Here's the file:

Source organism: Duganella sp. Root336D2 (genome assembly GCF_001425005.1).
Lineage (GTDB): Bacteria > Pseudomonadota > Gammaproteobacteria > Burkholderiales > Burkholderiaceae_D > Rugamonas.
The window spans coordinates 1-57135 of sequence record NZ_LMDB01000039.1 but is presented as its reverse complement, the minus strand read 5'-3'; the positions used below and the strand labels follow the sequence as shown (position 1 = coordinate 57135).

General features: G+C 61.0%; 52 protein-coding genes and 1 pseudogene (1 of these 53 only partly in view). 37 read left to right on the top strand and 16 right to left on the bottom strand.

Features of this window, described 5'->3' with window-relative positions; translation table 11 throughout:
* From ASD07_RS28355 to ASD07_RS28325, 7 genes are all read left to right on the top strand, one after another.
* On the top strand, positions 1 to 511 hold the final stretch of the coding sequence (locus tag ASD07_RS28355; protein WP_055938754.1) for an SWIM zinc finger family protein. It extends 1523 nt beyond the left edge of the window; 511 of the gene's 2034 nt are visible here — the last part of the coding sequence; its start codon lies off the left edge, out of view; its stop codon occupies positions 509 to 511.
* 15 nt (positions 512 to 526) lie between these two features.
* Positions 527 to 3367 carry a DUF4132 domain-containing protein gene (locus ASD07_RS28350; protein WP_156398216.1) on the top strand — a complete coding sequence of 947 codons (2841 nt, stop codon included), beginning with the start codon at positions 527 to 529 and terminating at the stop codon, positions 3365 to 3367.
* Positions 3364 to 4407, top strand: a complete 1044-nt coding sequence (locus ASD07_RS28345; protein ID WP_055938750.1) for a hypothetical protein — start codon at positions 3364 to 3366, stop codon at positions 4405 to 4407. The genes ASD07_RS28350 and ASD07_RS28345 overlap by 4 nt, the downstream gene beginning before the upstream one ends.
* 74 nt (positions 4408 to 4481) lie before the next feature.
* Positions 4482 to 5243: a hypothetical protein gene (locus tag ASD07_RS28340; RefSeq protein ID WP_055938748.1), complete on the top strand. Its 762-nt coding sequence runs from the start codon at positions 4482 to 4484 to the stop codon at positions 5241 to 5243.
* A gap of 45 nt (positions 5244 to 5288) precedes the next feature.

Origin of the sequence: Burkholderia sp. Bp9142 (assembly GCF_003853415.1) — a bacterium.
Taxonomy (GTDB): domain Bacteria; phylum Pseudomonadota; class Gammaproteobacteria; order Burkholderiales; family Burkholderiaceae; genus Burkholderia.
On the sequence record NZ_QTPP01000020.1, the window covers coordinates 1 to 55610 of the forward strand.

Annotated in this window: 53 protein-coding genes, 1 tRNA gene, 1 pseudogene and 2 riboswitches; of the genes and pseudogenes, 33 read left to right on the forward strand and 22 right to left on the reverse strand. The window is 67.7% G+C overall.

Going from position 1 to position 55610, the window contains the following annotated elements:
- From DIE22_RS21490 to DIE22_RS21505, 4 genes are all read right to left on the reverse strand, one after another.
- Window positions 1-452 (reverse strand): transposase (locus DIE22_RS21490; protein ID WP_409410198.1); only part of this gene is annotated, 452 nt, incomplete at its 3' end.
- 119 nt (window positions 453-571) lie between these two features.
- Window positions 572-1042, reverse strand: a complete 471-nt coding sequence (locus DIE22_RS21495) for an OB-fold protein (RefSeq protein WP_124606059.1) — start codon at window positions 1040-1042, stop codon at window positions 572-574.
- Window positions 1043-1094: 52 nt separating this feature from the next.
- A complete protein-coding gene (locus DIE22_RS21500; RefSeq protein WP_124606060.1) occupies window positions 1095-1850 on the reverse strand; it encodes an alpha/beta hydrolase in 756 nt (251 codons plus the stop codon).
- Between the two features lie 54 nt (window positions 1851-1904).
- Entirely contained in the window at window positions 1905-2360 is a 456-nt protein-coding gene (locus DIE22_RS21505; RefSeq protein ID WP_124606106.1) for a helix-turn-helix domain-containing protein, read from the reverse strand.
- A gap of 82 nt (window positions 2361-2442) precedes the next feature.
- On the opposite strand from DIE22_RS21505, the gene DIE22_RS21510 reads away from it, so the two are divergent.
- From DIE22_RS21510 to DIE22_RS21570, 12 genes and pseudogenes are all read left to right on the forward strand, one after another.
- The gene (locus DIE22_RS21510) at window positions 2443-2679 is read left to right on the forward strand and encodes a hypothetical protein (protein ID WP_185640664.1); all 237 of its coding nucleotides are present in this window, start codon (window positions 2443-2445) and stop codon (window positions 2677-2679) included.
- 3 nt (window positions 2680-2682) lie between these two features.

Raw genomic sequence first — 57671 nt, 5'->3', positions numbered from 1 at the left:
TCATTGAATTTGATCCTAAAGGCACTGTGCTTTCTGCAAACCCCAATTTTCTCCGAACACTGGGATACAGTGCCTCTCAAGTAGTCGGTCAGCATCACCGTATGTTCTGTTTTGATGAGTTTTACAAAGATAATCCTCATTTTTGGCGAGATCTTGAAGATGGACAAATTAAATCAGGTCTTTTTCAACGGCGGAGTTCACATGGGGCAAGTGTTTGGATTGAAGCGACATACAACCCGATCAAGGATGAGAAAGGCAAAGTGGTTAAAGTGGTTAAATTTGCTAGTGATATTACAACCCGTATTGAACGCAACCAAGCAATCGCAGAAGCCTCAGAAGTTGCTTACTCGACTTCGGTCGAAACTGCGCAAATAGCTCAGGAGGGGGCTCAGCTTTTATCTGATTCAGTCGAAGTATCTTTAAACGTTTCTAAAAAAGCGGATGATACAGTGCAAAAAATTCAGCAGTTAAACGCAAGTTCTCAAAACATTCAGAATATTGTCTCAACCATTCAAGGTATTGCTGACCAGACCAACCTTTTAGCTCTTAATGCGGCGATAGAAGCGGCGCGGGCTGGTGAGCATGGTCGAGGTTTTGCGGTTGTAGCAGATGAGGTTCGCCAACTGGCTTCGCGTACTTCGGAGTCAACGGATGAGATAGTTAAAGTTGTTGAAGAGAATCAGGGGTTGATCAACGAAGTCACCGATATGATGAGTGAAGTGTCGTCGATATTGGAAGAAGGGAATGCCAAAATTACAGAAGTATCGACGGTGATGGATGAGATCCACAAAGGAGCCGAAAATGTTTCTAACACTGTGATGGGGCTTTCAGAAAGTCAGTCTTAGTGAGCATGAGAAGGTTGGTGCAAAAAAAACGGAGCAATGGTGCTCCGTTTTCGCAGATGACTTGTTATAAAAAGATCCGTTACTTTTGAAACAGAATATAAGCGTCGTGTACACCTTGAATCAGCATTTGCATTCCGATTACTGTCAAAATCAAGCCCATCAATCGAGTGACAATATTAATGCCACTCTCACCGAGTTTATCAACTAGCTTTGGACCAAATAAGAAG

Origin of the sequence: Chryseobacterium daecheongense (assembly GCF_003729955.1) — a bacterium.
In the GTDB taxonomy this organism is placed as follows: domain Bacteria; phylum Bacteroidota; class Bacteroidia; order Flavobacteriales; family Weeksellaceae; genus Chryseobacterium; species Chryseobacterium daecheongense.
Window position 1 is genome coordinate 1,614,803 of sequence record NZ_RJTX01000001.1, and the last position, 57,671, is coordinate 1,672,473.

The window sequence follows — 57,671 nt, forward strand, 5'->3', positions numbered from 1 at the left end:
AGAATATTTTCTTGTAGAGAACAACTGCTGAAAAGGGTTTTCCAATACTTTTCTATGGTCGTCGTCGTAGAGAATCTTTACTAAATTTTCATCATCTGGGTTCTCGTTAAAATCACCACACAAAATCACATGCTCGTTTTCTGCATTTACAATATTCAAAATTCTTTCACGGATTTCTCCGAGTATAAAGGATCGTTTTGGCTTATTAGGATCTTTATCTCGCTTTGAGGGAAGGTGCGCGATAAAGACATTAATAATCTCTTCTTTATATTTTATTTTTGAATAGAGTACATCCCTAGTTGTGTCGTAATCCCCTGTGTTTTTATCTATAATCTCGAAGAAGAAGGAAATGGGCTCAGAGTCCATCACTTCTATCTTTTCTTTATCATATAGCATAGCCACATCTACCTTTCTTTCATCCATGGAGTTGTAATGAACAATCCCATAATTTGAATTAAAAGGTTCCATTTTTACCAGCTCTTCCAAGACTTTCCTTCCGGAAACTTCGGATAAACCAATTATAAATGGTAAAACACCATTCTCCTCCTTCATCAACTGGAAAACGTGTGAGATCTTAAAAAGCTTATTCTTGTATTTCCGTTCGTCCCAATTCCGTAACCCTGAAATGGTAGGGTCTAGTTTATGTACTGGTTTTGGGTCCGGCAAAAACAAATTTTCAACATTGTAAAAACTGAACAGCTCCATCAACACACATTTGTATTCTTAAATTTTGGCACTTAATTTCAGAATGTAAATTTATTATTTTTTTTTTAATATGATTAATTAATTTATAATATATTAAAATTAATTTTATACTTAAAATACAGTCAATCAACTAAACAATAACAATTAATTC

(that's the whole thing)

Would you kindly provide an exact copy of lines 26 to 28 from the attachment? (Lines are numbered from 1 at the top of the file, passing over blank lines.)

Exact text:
- Entirely contained in the window at window positions 1905-2360 is a 456-nt protein-coding gene (locus DIE22_RS21505; RefSeq protein ID WP_124606106.1) for a helix-turn-helix domain-containing protein, read from the reverse strand.
- A gap of 82 nt (window positions 2361-2442) precedes the next feature.
- On the opposite strand from DIE22_RS21505, the gene DIE22_RS21510 reads away from it, so the two are divergent.